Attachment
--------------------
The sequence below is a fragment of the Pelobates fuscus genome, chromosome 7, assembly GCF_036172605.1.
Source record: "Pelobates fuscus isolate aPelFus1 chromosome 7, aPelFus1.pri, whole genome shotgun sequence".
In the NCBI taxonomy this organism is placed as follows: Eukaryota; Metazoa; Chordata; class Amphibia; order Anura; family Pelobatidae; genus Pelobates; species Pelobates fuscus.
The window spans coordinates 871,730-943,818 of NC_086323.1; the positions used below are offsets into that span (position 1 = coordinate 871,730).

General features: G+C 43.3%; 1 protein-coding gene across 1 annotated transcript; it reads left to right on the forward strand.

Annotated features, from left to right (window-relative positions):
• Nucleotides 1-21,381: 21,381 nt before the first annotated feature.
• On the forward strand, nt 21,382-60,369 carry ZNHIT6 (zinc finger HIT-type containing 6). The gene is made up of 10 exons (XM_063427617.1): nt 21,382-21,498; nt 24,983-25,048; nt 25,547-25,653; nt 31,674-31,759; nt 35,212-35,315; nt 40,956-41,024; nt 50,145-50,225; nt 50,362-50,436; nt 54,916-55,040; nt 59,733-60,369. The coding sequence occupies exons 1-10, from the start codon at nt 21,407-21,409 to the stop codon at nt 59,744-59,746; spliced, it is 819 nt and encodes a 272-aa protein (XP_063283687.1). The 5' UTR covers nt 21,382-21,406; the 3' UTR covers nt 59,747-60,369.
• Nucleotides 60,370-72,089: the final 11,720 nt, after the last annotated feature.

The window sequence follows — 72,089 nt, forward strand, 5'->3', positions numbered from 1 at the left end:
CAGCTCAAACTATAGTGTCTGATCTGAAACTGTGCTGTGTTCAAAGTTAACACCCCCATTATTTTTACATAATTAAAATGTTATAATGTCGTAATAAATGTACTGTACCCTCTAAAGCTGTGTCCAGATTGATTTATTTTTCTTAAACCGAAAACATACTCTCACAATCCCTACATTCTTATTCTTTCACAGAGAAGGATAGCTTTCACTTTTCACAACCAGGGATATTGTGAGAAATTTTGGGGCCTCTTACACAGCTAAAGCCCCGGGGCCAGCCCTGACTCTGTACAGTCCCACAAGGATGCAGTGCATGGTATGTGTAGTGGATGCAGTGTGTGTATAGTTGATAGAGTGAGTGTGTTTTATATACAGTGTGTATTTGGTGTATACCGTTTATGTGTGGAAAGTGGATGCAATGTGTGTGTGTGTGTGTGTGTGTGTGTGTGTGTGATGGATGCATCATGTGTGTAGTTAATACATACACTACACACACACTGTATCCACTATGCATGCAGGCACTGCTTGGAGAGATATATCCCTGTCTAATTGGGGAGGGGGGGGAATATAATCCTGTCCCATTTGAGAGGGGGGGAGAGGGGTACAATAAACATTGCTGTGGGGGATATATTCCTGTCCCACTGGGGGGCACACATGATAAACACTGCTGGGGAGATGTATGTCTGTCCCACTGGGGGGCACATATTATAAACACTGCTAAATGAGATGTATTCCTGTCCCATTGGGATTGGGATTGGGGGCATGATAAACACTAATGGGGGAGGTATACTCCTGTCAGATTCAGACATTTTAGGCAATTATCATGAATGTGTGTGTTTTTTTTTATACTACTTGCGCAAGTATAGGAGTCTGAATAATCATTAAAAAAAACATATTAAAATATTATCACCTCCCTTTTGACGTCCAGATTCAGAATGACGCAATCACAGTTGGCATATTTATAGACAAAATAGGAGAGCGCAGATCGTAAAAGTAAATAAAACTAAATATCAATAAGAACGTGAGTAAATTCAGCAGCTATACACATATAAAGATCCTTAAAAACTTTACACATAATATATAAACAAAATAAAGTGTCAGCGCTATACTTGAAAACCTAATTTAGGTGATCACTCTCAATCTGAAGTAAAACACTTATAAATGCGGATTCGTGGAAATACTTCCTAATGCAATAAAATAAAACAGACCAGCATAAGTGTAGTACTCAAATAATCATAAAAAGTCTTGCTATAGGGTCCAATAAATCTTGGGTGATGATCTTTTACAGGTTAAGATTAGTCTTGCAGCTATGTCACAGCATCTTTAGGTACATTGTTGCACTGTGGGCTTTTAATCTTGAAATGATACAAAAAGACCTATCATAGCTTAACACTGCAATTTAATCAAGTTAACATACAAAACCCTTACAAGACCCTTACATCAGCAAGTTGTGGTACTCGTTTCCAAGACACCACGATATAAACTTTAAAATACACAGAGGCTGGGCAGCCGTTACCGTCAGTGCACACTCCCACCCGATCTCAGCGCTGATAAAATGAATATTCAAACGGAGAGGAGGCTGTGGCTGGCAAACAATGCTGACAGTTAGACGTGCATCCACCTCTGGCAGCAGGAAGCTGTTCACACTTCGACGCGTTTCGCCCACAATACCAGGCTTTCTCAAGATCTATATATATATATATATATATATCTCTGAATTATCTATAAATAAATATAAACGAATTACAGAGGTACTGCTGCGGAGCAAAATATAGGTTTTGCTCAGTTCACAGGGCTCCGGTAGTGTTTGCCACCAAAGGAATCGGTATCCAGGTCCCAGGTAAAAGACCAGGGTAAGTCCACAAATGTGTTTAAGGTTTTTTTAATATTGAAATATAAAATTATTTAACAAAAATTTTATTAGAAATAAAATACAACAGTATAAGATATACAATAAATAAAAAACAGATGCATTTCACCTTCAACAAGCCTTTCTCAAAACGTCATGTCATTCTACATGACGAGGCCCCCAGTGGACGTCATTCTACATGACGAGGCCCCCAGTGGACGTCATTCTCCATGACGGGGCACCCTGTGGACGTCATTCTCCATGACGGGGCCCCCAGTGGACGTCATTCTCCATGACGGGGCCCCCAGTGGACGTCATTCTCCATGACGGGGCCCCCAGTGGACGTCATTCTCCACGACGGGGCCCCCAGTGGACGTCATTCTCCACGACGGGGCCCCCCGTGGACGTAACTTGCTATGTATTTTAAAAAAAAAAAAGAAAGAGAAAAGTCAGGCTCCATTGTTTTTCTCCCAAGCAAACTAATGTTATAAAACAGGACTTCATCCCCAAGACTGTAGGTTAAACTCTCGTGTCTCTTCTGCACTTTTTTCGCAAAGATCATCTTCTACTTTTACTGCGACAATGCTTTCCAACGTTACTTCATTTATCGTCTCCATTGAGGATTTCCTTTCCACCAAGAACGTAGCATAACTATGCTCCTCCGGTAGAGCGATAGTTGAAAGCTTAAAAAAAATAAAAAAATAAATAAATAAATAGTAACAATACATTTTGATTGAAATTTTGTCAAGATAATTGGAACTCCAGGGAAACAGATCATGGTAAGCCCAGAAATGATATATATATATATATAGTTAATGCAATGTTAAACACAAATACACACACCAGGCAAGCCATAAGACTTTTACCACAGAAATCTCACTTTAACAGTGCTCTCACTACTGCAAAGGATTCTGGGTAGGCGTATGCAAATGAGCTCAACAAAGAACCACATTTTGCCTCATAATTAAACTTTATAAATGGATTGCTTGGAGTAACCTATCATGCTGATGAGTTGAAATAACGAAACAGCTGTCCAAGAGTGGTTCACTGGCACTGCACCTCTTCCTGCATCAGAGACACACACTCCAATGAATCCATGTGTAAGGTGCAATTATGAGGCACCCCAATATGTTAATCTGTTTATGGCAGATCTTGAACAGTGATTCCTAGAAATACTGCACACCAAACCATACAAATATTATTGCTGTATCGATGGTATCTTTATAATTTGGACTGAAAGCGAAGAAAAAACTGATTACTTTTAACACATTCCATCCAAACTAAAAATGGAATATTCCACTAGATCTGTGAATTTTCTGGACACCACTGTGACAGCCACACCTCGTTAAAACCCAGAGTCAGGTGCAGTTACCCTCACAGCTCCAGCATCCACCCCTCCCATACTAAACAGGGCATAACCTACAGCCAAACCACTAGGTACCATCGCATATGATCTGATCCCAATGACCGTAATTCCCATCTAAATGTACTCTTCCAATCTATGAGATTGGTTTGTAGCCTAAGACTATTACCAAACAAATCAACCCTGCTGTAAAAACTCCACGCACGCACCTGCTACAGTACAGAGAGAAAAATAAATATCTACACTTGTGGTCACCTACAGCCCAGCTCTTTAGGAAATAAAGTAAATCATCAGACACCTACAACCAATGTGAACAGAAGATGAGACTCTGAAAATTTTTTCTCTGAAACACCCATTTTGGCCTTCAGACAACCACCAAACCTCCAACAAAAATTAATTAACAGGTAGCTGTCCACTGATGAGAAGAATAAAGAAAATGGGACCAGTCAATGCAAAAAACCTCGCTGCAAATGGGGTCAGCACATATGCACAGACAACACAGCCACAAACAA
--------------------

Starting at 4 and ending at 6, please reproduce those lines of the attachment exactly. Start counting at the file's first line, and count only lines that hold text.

The window spans coordinates 871,730-943,818 of NC_086323.1; the positions used below are offsets into that span (position 1 = coordinate 871,730).

General features: G+C 43.3%; 1 protein-coding gene across 1 annotated transcript; it reads left to right on the forward strand.

Annotated features, from left to right (window-relative positions):